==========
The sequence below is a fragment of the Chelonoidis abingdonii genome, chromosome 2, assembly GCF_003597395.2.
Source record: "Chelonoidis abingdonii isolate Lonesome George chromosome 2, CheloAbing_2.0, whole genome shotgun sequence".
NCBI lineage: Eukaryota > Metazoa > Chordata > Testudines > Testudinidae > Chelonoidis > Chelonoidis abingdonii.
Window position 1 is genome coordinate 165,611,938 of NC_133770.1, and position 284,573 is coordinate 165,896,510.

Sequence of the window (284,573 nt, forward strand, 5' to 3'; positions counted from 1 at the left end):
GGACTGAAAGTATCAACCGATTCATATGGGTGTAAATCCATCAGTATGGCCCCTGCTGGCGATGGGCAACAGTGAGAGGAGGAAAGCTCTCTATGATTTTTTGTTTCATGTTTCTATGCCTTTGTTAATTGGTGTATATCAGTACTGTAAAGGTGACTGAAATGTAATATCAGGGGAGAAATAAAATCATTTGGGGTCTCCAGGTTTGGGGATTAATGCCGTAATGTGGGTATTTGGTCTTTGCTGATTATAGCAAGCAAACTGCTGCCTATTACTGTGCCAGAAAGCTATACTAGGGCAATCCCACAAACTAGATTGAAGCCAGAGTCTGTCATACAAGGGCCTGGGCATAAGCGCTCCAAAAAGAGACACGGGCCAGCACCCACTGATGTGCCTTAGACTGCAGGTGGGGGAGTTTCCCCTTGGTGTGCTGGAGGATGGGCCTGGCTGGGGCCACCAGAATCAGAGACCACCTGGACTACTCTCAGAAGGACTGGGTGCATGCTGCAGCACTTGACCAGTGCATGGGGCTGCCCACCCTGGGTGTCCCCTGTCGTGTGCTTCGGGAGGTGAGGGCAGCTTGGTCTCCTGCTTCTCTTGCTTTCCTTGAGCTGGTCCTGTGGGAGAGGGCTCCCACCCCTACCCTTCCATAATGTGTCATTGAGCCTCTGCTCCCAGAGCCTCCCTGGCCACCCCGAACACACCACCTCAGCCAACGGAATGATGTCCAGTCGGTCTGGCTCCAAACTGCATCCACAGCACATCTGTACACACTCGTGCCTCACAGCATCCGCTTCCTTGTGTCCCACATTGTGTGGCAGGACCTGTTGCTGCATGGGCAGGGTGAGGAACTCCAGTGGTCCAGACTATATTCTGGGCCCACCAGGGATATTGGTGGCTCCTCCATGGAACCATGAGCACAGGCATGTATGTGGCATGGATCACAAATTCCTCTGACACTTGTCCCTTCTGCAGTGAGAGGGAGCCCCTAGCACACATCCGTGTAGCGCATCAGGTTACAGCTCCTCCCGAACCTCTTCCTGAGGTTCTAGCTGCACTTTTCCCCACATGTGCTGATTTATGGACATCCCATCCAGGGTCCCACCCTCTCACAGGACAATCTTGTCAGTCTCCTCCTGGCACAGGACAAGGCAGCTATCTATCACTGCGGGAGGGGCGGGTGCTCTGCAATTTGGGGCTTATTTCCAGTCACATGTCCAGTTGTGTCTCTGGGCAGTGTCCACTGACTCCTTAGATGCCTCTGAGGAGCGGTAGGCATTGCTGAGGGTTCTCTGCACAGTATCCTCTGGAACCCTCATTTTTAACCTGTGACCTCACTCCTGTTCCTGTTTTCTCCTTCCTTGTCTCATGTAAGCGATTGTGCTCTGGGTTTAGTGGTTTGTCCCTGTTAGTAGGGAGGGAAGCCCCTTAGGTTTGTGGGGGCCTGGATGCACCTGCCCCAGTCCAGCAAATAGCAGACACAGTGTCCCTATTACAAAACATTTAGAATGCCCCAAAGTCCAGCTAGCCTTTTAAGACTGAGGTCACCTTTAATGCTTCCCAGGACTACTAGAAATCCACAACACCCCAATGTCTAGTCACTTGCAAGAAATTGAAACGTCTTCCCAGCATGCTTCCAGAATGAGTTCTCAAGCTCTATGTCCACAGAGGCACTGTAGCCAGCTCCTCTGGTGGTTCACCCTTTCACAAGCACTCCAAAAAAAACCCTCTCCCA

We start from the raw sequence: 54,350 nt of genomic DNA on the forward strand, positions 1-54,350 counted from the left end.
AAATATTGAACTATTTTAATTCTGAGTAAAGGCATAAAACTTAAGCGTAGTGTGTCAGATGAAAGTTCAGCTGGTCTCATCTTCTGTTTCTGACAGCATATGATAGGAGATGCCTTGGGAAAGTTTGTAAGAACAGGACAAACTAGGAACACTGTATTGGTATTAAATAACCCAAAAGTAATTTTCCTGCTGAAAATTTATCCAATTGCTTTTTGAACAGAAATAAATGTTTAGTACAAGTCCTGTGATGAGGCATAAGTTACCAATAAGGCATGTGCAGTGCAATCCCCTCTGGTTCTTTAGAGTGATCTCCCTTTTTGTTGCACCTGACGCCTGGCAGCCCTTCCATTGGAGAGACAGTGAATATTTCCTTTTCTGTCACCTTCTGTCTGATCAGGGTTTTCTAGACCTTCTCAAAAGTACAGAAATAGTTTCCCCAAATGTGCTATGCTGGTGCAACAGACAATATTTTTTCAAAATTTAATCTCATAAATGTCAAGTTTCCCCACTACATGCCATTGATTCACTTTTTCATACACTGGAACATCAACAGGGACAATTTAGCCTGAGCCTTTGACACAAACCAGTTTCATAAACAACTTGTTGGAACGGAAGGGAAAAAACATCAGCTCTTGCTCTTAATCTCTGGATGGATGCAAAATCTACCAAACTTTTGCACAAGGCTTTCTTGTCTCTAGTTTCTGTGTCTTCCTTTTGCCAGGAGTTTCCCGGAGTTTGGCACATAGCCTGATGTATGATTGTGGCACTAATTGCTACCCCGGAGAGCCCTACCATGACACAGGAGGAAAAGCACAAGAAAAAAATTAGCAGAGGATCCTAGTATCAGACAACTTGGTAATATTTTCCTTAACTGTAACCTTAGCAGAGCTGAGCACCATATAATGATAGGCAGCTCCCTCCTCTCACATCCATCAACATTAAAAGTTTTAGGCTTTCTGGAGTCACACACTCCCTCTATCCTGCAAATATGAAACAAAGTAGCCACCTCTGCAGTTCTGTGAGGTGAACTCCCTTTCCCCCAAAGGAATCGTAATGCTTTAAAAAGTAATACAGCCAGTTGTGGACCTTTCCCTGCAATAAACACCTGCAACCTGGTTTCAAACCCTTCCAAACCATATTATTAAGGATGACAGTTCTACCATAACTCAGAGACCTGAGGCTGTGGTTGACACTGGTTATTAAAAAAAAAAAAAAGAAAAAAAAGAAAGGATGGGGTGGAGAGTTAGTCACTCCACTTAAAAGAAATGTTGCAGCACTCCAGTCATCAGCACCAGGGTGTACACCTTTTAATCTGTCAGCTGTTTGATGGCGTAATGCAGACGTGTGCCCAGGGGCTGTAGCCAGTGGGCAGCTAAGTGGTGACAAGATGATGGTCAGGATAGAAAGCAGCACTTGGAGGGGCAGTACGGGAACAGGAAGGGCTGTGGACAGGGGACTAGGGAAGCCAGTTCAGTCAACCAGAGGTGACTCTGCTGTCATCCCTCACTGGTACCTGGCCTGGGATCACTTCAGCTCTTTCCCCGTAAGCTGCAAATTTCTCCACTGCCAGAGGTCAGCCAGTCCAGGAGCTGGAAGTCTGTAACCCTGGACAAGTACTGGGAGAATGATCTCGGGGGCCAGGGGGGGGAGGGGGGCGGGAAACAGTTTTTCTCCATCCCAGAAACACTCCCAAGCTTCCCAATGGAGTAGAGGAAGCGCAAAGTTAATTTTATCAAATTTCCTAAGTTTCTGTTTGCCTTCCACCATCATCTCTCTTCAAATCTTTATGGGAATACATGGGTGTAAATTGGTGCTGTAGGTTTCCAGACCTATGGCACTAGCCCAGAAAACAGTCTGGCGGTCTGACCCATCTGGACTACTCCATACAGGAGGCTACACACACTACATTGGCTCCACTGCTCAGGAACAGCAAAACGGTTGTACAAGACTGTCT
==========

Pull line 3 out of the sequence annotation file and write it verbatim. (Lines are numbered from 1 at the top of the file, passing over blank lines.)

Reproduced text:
NCBI lineage: Eukaryota > Metazoa > Chordata > Testudines > Testudinidae > Chelonoidis > Chelonoidis abingdonii.